Advertisement
YOU ARE HERE: LAT HomeCollections

Medical Bookshelf

The Best Medicine: The Complete Health and Preventive Medicine Handbook by Kurt Butler and Lynn Rayner MD (Harper & Row: $32.95).

December 11, 1986|ROSELLE M. LEWIS

With the growth of health maintenance into big business, exercise experts, nutrition gurus and purveyors of food supplements often make contradictory claims on our value systems and our pocketbooks.

To clarify a confusing subject, "The Best Medicine," published earlier this year, turns out to be the least medicine. Kurt Butler, a medical columnist, and physician Lynn Rayner hark back to a simpler time of common-sense dietary and exercise practices, showing why certain trends are extreme, faddish or gimmicky.

Choosing foods listed under the familiar Recommended Daily Allowance, they maintain, "in most cases, ensures adequate nutrition." Vitamins are recommended only if one is medically at risk, and megadoses of vitamins A and C, particularly among diabetics, can prove harmful.

In their brisk overview of sports medicine and prevention of common injuries, the authors, keeping matters simple, describe calisthenics that can be performed at home in the "poor person's gym." They list the pros and cons of the most popular forms of exercise, including a chart illustrating the number of calories burned. (Cross-country skiing comes in first at 600 to 1,100 per hour.)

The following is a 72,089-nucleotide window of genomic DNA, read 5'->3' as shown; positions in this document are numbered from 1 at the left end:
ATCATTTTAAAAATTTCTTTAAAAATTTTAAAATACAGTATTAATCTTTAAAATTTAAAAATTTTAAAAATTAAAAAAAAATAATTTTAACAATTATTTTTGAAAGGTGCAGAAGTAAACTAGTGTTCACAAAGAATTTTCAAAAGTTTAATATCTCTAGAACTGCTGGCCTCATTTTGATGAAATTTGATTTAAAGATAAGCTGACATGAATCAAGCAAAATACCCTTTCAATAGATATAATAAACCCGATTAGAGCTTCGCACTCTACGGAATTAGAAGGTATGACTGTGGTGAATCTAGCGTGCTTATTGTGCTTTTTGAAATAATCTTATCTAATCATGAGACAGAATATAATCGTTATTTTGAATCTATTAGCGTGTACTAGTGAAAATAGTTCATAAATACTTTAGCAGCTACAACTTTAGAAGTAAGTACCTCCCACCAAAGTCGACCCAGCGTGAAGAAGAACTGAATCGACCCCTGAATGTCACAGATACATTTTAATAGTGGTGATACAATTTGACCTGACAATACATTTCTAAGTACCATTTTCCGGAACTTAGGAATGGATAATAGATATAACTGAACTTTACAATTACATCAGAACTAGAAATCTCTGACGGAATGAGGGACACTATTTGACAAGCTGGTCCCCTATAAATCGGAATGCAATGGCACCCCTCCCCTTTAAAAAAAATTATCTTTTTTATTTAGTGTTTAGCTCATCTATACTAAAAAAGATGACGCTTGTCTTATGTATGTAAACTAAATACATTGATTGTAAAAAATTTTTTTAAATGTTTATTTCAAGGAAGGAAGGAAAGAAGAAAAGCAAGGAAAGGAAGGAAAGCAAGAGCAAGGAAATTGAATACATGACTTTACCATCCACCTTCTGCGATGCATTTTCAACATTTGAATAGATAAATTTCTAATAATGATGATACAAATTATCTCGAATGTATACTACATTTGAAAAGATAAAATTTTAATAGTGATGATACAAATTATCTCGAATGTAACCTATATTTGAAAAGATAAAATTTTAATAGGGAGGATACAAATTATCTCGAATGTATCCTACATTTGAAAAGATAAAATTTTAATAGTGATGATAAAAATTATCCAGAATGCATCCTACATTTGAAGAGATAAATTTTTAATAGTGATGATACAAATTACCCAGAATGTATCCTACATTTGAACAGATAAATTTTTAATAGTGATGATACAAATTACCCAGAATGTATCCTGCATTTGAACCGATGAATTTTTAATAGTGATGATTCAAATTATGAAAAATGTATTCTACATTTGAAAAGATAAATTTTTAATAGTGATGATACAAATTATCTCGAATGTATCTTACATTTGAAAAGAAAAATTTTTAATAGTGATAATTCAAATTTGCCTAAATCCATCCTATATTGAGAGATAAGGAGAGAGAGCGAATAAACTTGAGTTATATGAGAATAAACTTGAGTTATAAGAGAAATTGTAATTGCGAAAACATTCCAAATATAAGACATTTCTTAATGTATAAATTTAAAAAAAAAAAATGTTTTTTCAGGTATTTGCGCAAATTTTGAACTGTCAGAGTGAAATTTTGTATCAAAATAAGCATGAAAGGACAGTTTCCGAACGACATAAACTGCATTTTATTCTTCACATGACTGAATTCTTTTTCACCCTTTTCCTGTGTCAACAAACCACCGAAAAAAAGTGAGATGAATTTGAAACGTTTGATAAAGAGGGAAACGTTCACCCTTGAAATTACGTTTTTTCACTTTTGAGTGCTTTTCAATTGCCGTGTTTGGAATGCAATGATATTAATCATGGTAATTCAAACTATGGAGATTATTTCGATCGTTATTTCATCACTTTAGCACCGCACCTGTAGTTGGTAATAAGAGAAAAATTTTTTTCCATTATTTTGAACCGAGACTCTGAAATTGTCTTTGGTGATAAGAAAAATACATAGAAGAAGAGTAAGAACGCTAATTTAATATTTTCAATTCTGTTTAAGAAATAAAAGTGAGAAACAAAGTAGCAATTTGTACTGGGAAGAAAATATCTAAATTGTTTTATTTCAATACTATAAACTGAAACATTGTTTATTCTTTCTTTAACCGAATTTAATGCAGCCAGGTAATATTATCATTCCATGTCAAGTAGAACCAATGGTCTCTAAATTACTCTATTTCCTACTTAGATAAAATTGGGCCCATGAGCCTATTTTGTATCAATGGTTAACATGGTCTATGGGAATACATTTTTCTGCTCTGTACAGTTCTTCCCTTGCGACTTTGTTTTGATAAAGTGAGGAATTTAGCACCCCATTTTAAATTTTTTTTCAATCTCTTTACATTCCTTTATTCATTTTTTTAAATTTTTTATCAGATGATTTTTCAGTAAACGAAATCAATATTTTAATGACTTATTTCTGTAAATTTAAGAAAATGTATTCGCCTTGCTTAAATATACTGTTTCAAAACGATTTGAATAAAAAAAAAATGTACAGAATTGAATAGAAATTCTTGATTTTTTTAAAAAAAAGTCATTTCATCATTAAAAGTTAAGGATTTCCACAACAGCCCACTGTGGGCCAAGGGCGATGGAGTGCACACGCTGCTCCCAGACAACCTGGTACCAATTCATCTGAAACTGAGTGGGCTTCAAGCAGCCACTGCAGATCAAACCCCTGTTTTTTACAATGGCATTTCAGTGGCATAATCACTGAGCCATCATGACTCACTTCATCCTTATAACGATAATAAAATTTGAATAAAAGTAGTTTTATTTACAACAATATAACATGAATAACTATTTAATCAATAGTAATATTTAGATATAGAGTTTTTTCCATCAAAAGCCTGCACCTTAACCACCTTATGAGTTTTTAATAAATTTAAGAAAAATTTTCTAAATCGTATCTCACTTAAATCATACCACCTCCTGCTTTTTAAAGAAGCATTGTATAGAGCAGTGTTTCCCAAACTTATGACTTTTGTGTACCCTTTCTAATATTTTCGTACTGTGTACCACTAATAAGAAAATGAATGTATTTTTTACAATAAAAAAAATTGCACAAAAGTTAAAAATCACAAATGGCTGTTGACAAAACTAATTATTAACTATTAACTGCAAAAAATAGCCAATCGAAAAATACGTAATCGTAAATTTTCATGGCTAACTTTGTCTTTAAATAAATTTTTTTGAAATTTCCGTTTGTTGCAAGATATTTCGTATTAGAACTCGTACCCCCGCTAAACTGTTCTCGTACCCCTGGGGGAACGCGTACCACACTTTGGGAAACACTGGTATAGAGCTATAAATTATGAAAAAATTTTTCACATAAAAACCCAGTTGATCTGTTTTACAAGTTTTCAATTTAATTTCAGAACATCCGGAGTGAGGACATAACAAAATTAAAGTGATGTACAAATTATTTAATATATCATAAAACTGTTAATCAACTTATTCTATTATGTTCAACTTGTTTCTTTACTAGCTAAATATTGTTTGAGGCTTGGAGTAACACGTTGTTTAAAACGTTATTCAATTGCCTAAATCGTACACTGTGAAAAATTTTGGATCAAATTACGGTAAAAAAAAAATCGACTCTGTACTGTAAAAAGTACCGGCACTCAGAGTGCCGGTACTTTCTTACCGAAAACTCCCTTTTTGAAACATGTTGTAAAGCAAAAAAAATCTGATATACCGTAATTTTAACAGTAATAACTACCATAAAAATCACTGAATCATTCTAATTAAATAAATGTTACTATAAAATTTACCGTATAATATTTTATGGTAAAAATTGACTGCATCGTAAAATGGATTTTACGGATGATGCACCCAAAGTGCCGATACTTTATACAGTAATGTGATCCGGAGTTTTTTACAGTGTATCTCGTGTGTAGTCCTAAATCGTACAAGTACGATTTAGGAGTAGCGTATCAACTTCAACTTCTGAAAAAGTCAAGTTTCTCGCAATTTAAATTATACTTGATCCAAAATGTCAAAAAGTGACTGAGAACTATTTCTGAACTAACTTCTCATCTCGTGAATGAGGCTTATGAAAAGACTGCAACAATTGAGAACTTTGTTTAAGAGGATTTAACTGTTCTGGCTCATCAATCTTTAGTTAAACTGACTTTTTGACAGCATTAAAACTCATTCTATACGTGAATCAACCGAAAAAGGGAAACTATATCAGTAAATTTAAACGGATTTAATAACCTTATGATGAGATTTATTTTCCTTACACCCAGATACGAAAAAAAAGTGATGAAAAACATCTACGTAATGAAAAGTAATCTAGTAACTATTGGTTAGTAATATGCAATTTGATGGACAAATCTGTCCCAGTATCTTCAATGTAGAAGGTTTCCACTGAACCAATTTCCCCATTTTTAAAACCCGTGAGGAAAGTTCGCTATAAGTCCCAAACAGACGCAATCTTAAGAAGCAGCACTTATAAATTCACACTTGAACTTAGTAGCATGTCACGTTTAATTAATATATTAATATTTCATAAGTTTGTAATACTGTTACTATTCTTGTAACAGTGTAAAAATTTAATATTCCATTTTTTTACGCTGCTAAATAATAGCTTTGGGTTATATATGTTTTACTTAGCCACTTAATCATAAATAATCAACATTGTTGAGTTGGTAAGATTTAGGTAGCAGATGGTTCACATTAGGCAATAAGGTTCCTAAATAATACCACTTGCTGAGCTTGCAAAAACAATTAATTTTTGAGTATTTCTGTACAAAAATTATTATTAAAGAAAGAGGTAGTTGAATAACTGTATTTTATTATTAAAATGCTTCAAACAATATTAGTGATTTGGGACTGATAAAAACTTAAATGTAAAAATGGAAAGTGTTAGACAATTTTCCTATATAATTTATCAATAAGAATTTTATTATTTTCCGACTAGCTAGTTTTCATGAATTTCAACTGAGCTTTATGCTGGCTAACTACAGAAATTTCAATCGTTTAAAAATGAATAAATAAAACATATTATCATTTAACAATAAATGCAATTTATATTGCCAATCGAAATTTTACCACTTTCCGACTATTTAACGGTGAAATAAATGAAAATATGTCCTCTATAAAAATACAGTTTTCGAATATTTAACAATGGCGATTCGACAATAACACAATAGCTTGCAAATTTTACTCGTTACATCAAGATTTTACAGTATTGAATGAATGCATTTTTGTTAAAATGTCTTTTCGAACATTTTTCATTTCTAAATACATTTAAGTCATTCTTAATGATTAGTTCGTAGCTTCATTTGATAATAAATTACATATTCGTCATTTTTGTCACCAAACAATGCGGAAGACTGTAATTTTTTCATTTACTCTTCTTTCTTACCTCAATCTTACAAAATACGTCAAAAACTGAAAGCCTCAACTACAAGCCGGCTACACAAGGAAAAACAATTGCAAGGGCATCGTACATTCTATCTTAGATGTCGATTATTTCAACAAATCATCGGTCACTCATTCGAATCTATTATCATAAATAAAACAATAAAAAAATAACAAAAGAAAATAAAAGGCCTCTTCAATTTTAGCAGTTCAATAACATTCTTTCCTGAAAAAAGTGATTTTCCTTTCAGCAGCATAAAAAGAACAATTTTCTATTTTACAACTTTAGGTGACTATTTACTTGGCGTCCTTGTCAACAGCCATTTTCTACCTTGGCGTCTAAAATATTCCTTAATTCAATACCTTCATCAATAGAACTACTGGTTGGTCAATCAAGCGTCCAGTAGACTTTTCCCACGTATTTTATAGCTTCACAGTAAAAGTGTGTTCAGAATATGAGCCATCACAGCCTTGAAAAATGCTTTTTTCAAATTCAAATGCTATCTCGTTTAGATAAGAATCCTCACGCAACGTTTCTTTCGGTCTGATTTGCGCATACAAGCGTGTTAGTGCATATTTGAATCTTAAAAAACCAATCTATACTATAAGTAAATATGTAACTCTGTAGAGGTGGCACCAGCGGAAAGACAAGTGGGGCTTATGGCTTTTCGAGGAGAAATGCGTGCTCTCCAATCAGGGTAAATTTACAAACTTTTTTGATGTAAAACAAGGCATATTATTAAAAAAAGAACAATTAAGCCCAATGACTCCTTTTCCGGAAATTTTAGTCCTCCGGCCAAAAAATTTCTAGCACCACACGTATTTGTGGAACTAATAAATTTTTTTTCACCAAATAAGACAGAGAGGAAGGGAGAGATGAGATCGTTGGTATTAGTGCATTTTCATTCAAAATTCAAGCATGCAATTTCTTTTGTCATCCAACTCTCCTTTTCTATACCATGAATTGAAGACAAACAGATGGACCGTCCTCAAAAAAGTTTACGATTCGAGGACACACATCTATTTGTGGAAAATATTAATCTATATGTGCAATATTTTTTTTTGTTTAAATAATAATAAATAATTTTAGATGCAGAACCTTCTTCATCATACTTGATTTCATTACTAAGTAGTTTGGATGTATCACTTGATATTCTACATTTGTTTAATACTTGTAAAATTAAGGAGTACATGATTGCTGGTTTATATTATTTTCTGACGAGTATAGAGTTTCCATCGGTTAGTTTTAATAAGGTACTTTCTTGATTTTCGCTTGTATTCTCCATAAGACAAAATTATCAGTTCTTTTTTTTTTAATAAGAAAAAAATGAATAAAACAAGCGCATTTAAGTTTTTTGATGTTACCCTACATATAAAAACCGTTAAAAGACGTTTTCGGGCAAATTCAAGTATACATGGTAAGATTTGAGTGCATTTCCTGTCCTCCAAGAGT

As for the most popular slim-down methods of the last 20 years, the claims of diet books that have swept the nation are compared and short shrift made of most. Several prudent diets are recommended, and dieters are warned not to subsist on fewer than 1,000 calories per day without medical supervision.

Butler and Rayner have divided an immense amount of material into seven basic sections to be read in any order. From sex and reproduction to treating common illnesses at home to eye-opener chapters on alternative health methods (acupuncture, iridology, Yoga) to common sports injuries and the use of drugs in sports, there's unlikely to be any question left unanswered in this mini-encyclopedia.

Advertisement
Los Angeles Times Articles
|
|
|